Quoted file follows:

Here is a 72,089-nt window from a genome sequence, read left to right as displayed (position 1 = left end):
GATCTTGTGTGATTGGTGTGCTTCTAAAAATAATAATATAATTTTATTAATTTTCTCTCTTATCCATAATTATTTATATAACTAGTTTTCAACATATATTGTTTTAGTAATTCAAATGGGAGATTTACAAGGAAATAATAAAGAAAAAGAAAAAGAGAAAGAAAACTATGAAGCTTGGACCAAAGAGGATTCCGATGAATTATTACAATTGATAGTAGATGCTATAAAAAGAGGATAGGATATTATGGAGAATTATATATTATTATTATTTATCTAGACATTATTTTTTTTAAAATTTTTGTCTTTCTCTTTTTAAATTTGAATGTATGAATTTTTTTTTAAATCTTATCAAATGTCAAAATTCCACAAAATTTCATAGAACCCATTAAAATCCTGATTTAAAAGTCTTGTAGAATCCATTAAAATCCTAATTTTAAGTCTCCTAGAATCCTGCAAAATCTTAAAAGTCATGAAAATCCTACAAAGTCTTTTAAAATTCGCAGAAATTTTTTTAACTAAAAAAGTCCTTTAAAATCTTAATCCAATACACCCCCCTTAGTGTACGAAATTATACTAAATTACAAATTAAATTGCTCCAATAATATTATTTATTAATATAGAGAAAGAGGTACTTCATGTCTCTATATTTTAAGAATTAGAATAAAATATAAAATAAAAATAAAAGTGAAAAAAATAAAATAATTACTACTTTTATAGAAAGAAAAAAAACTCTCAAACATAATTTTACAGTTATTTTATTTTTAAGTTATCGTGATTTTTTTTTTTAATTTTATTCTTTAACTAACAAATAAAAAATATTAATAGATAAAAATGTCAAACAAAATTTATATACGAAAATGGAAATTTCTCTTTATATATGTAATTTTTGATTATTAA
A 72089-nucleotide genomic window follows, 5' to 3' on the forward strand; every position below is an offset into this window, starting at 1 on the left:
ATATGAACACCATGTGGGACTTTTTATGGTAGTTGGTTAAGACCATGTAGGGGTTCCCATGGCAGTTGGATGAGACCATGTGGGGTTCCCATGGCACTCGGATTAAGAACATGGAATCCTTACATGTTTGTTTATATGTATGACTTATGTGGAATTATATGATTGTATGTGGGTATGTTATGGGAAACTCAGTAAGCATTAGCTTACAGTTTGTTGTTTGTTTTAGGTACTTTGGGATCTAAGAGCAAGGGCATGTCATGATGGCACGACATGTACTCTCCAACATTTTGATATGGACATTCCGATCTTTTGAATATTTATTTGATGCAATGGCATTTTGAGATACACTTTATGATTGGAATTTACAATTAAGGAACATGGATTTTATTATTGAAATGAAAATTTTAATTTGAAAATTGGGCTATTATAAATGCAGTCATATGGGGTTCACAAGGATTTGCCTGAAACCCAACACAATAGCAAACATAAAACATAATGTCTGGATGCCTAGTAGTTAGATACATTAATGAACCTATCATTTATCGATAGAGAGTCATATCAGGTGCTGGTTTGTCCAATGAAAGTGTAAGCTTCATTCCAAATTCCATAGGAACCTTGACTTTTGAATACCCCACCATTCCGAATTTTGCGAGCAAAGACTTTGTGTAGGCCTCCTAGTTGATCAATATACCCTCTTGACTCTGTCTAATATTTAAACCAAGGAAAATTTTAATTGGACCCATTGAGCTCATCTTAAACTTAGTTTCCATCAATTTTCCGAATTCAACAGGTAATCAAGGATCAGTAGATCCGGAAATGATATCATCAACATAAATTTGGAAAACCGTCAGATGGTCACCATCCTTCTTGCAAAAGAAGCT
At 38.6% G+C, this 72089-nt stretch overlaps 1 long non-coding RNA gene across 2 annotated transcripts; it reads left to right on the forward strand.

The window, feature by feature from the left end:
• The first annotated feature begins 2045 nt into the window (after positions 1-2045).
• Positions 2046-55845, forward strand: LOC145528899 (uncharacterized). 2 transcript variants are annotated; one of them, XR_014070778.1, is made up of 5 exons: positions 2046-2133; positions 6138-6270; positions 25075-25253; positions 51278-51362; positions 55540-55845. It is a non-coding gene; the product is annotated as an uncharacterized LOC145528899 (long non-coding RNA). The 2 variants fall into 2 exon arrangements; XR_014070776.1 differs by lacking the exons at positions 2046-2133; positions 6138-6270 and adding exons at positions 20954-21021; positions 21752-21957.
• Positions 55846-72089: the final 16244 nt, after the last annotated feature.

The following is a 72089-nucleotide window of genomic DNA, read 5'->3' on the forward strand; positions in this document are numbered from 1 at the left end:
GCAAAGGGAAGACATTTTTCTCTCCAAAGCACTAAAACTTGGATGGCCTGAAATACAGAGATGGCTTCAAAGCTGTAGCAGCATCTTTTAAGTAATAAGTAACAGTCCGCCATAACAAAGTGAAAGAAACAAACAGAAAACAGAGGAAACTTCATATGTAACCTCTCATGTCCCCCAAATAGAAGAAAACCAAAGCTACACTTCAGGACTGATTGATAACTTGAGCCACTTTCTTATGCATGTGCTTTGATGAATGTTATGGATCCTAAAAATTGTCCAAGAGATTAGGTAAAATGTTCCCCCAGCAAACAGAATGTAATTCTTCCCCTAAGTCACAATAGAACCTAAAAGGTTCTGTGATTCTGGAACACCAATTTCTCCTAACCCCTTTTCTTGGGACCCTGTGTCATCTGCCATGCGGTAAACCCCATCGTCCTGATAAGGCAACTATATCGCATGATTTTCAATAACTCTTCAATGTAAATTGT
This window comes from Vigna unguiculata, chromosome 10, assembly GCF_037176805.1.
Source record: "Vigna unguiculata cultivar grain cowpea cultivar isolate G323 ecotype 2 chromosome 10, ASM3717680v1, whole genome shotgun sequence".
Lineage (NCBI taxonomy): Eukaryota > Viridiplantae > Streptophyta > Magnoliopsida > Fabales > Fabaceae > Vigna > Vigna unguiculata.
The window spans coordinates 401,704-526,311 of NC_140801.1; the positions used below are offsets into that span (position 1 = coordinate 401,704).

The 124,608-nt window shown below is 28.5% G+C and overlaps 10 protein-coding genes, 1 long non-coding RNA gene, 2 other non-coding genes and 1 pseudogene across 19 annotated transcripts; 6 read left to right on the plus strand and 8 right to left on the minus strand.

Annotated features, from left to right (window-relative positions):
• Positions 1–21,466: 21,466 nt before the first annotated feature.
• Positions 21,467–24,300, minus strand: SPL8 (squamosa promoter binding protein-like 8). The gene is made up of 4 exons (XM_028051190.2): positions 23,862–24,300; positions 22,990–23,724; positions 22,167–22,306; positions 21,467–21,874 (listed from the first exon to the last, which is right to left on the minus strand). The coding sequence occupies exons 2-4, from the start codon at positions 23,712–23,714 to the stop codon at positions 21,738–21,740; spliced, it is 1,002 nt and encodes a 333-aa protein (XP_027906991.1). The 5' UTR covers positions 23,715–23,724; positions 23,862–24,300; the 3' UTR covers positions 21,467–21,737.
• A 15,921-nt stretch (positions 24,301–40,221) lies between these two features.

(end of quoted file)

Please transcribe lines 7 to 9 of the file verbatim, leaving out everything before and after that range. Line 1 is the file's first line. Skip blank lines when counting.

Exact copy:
• The first annotated feature begins 2045 nt into the window (after positions 1-2045).
• Positions 2046-55845, forward strand: LOC145528899 (uncharacterized). 2 transcript variants are annotated; one of them, XR_014070778.1, is made up of 5 exons: positions 2046-2133; positions 6138-6270; positions 25075-25253; positions 51278-51362; positions 55540-55845. It is a non-coding gene; the product is annotated as an uncharacterized LOC145528899 (long non-coding RNA). The 2 variants fall into 2 exon arrangements; XR_014070776.1 differs by lacking the exons at positions 2046-2133; positions 6138-6270 and adding exons at positions 20954-21021; positions 21752-21957.
• Positions 55846-72089: the final 16244 nt, after the last annotated feature.